Whether such an agreement had to be made by all of the stockholders is not in issue before us now. Under the doctrine of res judicata, a former adjudication is binding upon the parties concerning questions necessarily decided, whether of fact or of law. Justice EAGER specifically mentioned the portions of the agreement which he found, that "among other things" (to quote his language) provided that Storer and Colwell were to continue on the board. When the testimony is examined upon this subject, it is discovered that the very sentences in which it was stated that Storer and Colwell should be kept on as directors are interwoven with their mutual promises that the directorate should remain at three members for the same period of time. In the conversations forming this part of the agreement, they were talking about control of the company. Justice EAGER recognizes this in the portion of his decision in which he said ( 1 Misc.2d 235, 240, supra): "The defendants Ripley and Herlart, Inc., have been allied in the defense of the action at bar, and their attorneys concede that they seek to wrest control of the affairs of the corporation from plaintiff." (Italics supplied.) Maintenance of control in Storer presupposes no increase in the number of board members.
What is the substance of this agreement, as found by Justice EAGER? The testimony of Storer, Millar and Colwell, which Justice EAGER credited in support of such an agreement, relates to an occasion on February 11, 1951, at Storer's home. Storer testified that "It had been previously decided between Mr. Ripley and myself and confirmed by me and by Ripley, at that time, that we would be directors, too, so there would be three directors; Colwell, Storer, Ripley; and we would remain directors as long as we held stock." Millar testified concerning this conversation, at which Ripley and Storer were present, that Storer said that he and Ripley were buying sixty shares of stock as a joint venture; that he, Millar, was to have six shares, and that "as long as I had an interest in them, the directors were going to be Ripley, Storer and Colwell" (emphasis supplied). Millar further testified: "Also, it was clearly understood that Storer was going to operate Believe It Or Not because otherwise I wouldn't have given him anything." The interest in the corporation to which this witness refers was his indorsement of commercial paper and his status as stockholder. Colwell testified that the substance of this conversation was as follows: "Q. Have you told us all that was said about who were to be the directors? A. Yes, sir; simply that we three were to be the directors, and that's all there was to that, and everybody agreed on that." (Italics supplied.) This is the testimony on which Justice EAGER found that Storer and Colwell were to be continued as directors; and this very language which says that these three men were to be directors says that they are to be all of the directors. The agreement found by Justice EAGER necessarily included the latter as well as the former, for it is included in the same conversation which his decision says that he credited and which forms the basis for his judgment. He found this agreement as a fact in the former action. He stated that he rejected the conflicting testimony of Ripley and his wife. We are not passing upon any question of fact; we are merely deciding a question of law arising from the existence of the agreement which he found as a fact; the undisputed evidence before us is that Justice EAGER rejected the testimony of Ripley and his wife, and found that the testimony of plaintiff (Storer), Millar and Colwell expressed the agreement on the basis of which his judgment was rendered. The analysis which has been made shows that the conversation which forms this part of the contract immediately concerned both the continuance of these three men as directors and the limitation of the number of directors to three. The same sentences express both thoughts, and the ideas coalesce. Storer and Colwell were to control the operation of the company for the duration of the agreement. The minds of the parties met upon both of these points, and if they did not meet on both, they met on neither. If you remove the part about the number of directors continuing to be three, it would destroy the whole contract on which these parties agreed. That would destroy the basis for Justice EAGER'S decision.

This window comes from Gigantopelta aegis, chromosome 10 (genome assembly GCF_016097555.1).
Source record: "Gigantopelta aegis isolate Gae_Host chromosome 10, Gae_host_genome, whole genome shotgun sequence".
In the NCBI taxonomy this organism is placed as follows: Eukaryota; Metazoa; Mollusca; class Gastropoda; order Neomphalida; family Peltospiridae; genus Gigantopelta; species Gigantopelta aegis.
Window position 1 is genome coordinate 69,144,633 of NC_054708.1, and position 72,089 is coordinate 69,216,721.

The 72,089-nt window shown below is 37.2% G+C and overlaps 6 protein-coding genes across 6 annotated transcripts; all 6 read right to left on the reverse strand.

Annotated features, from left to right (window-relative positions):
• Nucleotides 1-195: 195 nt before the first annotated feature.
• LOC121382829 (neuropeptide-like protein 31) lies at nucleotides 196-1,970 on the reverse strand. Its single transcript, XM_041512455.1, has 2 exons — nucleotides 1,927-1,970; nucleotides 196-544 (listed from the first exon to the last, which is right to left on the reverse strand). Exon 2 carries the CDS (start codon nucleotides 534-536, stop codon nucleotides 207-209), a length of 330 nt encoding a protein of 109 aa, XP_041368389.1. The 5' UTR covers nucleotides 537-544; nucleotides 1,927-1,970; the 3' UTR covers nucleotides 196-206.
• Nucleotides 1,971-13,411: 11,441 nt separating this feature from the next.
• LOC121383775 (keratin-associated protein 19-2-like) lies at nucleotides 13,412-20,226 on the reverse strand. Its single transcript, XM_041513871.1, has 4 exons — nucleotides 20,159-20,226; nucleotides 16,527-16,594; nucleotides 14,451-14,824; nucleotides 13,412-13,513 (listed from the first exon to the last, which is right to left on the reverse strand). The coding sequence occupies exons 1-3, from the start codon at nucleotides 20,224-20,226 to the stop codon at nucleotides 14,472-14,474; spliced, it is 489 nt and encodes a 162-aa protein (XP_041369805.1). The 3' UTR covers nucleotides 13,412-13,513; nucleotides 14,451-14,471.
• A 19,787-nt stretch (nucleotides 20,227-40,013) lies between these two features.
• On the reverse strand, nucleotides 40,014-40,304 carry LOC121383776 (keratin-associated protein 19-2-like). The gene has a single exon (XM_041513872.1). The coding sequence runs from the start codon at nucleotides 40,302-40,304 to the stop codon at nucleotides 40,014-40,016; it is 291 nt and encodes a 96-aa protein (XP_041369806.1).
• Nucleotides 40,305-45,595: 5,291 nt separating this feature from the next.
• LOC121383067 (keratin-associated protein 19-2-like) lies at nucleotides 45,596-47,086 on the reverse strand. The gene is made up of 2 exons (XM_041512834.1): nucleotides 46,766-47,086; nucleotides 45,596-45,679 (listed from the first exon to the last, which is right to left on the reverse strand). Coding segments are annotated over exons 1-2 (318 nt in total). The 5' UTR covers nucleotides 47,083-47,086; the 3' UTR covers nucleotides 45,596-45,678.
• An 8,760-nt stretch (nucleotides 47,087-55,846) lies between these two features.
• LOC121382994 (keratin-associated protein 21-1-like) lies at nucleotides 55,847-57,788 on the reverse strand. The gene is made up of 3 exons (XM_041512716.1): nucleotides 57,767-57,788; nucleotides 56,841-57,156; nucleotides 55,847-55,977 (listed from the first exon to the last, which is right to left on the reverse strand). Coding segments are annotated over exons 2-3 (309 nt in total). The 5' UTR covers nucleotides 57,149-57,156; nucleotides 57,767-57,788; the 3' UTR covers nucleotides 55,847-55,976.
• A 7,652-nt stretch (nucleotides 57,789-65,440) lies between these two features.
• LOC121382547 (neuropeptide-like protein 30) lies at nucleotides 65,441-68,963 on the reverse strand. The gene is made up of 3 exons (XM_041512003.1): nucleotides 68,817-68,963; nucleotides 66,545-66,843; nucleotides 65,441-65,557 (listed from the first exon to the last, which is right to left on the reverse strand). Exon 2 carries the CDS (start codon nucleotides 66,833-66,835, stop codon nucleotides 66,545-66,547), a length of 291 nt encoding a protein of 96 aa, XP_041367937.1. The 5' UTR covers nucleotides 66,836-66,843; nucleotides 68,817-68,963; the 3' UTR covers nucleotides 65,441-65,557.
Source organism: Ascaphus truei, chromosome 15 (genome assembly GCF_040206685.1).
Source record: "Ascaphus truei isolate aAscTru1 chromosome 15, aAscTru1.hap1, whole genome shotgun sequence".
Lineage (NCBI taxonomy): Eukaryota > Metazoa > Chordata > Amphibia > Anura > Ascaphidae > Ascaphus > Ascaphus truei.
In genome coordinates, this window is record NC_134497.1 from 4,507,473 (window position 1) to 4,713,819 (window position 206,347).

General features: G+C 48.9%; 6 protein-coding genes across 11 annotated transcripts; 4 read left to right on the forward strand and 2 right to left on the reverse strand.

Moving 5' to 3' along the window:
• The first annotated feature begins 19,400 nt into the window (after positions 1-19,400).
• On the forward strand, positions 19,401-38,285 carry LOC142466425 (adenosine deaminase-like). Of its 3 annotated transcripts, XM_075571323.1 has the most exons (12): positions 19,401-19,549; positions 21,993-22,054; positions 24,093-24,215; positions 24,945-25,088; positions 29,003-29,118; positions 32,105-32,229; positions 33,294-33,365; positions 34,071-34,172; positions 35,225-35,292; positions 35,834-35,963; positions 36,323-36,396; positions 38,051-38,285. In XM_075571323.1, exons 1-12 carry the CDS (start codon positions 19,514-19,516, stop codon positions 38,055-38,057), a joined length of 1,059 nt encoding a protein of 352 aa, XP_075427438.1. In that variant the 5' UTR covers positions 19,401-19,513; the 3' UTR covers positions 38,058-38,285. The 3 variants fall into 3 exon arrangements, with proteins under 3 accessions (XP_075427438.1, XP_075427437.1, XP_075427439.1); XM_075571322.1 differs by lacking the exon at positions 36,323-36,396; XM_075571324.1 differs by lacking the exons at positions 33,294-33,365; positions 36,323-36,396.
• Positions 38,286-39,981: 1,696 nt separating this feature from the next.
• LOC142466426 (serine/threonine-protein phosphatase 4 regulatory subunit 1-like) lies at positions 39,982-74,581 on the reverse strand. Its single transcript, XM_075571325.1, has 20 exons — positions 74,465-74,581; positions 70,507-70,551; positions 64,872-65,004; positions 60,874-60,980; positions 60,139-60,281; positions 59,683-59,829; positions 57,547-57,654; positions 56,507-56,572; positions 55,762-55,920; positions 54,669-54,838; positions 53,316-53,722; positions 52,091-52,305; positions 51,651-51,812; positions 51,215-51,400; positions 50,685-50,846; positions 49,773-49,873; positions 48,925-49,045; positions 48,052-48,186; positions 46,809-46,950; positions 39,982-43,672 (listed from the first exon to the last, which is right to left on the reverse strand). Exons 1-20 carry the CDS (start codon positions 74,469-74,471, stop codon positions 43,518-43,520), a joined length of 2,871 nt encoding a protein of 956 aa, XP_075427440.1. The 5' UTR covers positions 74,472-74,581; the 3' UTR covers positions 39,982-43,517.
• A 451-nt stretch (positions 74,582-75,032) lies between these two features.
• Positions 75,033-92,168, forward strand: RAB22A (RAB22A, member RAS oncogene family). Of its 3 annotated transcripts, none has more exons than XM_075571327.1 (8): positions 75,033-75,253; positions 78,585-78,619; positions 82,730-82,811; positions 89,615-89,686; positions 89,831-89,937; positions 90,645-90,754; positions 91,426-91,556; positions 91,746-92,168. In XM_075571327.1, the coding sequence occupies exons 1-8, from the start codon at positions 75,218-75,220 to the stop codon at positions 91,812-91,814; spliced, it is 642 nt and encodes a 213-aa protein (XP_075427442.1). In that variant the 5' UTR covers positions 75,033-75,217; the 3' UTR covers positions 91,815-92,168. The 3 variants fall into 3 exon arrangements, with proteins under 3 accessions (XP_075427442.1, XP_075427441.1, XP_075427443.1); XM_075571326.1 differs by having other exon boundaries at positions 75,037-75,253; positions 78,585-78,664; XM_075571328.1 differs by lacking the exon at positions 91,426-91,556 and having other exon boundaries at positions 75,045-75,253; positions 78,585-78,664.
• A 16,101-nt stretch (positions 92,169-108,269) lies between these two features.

It is familiar law that where a contract has been adjudged to be valid and enforcible, it is thereby rendered binding between the same parties as res judicata, even though the subsequent proceedings are on a different cause of action arising out of the same agreement (50 C.J.S., Judgments, § 712, pp. 168-173). At page 173, it is written: "Another statement of the rule is that any right, fact or matter in issue, and directly adjudicated on, or necessarily involved in, the determination of an action before a competent court in which a judgment or decree is rendered on the merits is conclusively settled by the judgment therein and cannot again be litigated between the parties and privies whether or not the claim or demand, purpose, or subject matter of the two suits is the same." This rule has been applied to successive actions arising from different aspects of the same contract in numerous cases ( Larme Estates v. Omnichrome Corp., 250 App. Div. 538, affd. 275 N.Y. 426; Becker v. New Penn Development Corp., 271 App. Div. 280, affd. 297 N.Y. 497; President Directors of Manhattan Co. v. Parker, 258 A D 737; Goldberg v. Eastern Brewing Co., 136 App. Div. 692). In the latter case, quotation is made from Secor v. Sturgis ( 16 N.Y. 548, 558) as follows: "The true distinction between demands or rights of action which are single and entire, and those which are several and distinct is, that the former immediately arise out of one and the same act or contract, and the latter out of different acts or contracts. Perhaps as simple and safe a test as the subject admits of, by which to determine whether a case belongs to one class or the other, is by inquiring whether it rests upon one or several acts or agreements." This principle was applied in the Goldberg case ( supra) to the doctrine of res judicata. Here both causes of action manifestly arise out of the same contract, which is not severable insofar as this issue is concerned.